EO 13132, entitled “Federalism” (64 FR 43255, August 10, 1999), requires the EPA to develop an accountable process to ensure “meaningful and timely input by State and local officials in the development of regulatory policies that have federalism implications.” “Policies that have federalism implications” is defined in the EO to include regulations that have “substantial direct effects on the states, or the relationship between the national government and the states or on the distribution of power and responsibilities among the various levels of government.” This final rule does not have federalism implications. It will not have substantial direct effects on the states, on the relationship between the national government and the states or on the distribution of power and responsibilities among the various levels of government, as specified in EO 13132. The CAA establishes the scheme whereby states take the lead in developing plans to meet the NAAQS. This rule will not modify the relationship of the states and the EPA for purposes of developing programs to implement the NAAQS. Thus, EO 13132 does not apply to this rule.

F. Executive Order 13175: Consultation and Coordination With Indian Tribal Governments

EO 13175, entitled “Consultation and Coordination with Indian Tribal Governments” (65 FR 67249, November 9, 2000), requires the EPA to develop an accountable process to ensure “meaningful and timely input by Tribal officials in the development of regulatory policies that have Tribal implications.” This final rule does not have tribal implications, as specified in EO 13175. This rule responds to the requirement in the CAA for states to submit SIPs under section 110(a) to satisfy certain elements required under section 110(a)(2) of the CAA for the 2008 lead NAAQS. Section 110(a)(1) of the CAA requires that states submit SIPs that provide for implementation, maintenance and enforcement of a new or revised NAAQS, and which satisfy the applicable requirements of section 110(a)(2), within 3 years of promulgation of such standard, or within such shorter period as the EPA may provide. No tribe is subject to the requirement to submit an implementation plan under section 110(a) within 3 years of promulgation of a new or revised NAAQS.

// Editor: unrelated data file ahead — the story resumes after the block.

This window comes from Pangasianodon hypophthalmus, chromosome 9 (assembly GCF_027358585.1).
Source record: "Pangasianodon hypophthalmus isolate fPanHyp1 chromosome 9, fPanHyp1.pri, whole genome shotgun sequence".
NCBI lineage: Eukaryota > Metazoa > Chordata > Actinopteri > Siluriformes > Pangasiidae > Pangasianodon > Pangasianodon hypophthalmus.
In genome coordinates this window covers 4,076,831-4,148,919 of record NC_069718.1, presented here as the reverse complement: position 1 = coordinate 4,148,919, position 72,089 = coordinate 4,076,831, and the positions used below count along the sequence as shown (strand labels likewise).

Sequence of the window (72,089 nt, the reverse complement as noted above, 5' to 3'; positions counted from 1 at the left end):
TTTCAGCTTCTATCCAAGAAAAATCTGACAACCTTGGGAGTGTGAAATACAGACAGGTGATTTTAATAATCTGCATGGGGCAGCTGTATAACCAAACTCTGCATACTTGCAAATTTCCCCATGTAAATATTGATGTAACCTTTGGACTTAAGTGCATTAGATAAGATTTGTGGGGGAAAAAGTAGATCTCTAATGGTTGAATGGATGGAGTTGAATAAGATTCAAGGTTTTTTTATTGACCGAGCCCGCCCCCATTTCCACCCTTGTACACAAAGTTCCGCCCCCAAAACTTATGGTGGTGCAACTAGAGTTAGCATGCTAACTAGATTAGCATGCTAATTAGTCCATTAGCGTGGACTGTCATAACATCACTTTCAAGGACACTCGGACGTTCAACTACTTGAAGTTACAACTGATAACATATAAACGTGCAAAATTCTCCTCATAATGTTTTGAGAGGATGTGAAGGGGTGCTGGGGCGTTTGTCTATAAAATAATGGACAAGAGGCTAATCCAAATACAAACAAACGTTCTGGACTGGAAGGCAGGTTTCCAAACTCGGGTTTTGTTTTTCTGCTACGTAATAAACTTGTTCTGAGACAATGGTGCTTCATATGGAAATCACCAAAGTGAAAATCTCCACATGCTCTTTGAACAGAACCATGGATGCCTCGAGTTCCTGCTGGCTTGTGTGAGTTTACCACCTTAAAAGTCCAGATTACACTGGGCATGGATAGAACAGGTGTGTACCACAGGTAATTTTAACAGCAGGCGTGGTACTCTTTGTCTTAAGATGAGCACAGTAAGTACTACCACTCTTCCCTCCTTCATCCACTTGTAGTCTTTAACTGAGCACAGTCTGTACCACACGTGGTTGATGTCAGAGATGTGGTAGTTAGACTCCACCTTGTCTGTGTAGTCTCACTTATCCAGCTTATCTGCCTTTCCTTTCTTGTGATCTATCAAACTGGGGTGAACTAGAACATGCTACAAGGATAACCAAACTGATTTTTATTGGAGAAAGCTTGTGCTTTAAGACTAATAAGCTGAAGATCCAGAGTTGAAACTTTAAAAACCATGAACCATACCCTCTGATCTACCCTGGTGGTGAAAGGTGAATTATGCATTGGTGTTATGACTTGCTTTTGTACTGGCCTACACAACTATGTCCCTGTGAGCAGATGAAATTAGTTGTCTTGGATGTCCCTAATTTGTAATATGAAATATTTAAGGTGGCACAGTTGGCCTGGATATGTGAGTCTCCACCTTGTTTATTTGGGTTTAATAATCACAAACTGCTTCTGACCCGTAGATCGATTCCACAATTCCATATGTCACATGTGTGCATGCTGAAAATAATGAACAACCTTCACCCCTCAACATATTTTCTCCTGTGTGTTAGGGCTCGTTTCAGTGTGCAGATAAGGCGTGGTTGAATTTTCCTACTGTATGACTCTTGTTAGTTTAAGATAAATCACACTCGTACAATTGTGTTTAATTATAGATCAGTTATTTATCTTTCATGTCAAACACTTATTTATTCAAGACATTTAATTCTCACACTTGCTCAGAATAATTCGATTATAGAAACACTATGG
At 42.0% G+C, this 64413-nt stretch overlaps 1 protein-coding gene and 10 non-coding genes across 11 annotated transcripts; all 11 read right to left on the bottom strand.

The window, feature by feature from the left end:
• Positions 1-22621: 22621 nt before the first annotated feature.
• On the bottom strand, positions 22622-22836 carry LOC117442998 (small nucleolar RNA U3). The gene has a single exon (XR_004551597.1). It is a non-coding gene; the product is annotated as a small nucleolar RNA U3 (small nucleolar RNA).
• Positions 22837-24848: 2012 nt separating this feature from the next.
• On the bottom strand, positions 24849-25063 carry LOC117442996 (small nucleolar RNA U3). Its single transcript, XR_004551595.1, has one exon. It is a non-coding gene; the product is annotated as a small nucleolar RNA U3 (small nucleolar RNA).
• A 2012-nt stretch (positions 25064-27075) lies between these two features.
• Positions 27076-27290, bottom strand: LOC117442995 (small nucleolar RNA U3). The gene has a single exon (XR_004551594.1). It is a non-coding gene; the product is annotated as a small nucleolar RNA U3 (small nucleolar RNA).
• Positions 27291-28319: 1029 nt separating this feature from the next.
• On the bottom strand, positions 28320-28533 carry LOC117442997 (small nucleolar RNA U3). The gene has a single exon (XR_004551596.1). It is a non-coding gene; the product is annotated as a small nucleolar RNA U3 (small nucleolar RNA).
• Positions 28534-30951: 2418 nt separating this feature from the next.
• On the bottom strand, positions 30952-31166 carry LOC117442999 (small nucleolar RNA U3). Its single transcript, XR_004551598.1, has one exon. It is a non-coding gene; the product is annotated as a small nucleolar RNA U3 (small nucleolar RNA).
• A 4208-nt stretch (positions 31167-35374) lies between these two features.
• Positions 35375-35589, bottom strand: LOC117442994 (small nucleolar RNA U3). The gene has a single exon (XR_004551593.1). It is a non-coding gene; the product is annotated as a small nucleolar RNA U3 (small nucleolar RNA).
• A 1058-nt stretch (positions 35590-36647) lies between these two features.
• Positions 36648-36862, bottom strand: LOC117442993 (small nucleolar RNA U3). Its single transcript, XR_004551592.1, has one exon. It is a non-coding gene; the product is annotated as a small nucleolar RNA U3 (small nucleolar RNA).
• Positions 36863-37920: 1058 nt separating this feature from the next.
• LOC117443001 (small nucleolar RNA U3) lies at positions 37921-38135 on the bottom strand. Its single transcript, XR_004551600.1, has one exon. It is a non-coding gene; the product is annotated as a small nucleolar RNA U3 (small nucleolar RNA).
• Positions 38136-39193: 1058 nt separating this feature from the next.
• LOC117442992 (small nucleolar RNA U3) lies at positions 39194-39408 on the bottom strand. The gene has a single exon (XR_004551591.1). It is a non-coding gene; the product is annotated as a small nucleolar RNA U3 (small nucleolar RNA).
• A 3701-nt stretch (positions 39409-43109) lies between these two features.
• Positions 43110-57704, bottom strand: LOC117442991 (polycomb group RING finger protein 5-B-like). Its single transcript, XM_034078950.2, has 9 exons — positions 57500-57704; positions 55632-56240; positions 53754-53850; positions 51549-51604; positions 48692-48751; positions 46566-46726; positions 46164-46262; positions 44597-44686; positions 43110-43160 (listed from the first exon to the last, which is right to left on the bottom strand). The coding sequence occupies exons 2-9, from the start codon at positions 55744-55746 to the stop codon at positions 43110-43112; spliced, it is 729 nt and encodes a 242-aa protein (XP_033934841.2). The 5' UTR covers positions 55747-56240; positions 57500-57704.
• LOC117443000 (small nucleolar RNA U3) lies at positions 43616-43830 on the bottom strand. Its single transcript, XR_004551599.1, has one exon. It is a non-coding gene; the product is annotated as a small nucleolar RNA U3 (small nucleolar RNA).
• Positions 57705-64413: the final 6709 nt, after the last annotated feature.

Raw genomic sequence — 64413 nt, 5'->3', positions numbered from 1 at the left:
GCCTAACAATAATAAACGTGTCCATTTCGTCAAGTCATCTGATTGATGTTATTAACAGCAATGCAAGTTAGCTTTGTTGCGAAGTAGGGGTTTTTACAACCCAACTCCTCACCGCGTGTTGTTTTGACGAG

G. Executive Order 13045: Protection of Children From Environmental Health and Safety Risks

The EPA interprets EO 13045 (62 FR 19885, April 23, 1997) as applying only to those regulatory actions that concern health or safety risks, such that the analysis required under section 5-501 of the EO has the potential to influence the regulation. This action is not subject to EO 13045 because it is not an action that concerns health or safety risks. This action is finding that certain states have failed to submit a complete SIP that provides certain basic program elements of section 110(a)(2) necessary to implement the 2008 lead NAAQS.

H. Executive Order 13211: Actions That Significantly Affect Energy Supply, Distribution or Use

This rule is not a “significant energy action” as defined in EO 13211, “Actions Concerning Regulations That Significantly Affect Energy Supply, Distribution, or Use” (66 FR 28355, May 22, 2001), because it is not likely to have a significant adverse effect on the supply, distribution or use of energy.

I. National Technology Transfer and Advancement Act

Section 12(d) of the National Technology Transfer and Advancement Act of 1995 (NTTAA), Public Law No. 104-113, section 12(d) (15 U.S.C. 272 note), directs the EPA to use voluntary consensus standards (VCS) in its regulatory activities unless to do so would be inconsistent with applicable law or otherwise impracticable. VCS are technical standards (e.g., materials specifications, test methods, sampling procedures and business practices) that are developed or adopted by VCS bodies. The NTTAA directs the EPA to provide Congress, through OMB, explanations when the agency decides not to use available and applicable VCS. This action does not involve technical standards. Therefore, the EPA did not consider the use of any VCS.

J. Executive Order 12898: Federal Actions To Address Environmental Justice in Minority Populations and Low-Income Populations

EO 12898 (59 FR 7629, February 16, 1994) establishes federal executive policy on environmental justice. Its main provision directs federal agencies, to the greatest extent practicable and permitted by law, to make environmental justice part of their mission by identifying and addressing, as appropriate, disproportionately high and adverse human health or environmental effects of their programs, policies and activities on minority populations and low-income populations in the United States. The EPA has determined that this final rule will not have disproportionately high and adverse human health or environmental effects on minority or low-income populations because it does not directly affect the level of protection provided to human health or the environment. This notice is making a finding that certain states have failed to submit a complete SIP that provides certain basic program elements of section 110(a)(2) necessary to implement the 2008 lead NAAQS.